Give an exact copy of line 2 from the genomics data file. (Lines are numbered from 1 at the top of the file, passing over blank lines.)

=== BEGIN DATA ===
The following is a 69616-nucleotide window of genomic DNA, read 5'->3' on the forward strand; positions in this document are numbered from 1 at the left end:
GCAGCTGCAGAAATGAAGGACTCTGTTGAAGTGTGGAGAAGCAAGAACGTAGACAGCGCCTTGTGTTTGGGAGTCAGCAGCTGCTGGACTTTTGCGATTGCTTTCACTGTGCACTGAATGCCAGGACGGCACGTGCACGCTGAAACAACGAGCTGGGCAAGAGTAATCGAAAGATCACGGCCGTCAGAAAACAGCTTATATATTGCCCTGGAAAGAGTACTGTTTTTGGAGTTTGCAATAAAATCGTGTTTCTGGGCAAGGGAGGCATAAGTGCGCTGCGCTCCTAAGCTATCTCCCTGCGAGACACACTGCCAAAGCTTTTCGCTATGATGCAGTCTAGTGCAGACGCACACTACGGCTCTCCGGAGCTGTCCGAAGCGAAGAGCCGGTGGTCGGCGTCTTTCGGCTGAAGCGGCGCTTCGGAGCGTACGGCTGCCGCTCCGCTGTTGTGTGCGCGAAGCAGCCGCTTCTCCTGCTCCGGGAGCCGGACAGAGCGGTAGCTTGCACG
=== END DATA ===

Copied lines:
GCAGCTGCAGAAATGAAGGACTCTGTTGAAGTGTGGAGAAGCAAGAACGTAGACAGCGCCTTGTGTTTGGGAGTCAGCAGCTGCTGGACTTTTGCGATTGCTTTCACTGTGCACTGAATGCCAGGACGGCACGTGCACGCTGAAACAACGAGCTGGGCAAGAGTAATCGAAAGATCACGGCCGTCAGAAAACAGCTTATATATTGCCCTGGAAAGAGTACTGTTTTTGGAGTTTGCAATAAAATCGTGTTTCTGGGCAAGGGAGGCATAAGTGCGCTGCGCTCCTAAGCTATCTCCCTGCGAGACACACTGCCAAAGCTTTTCGCTATGATGCAGTCTAGTGCAGACGCACACTACGGCTCTCCGGAGCTGTCCGAAGCGAAGAGCCGGTGGTCGGCGTCTTTCGGCTGAAGCGGCGCTTCGGAGCGTACGGCTGCCGCTCCGCTGTTGTGTGCGCGAAGCAGCCGCTTCTCCTGCTCCGGGAGCCGGACAGAGCGGTAGCTTGCACG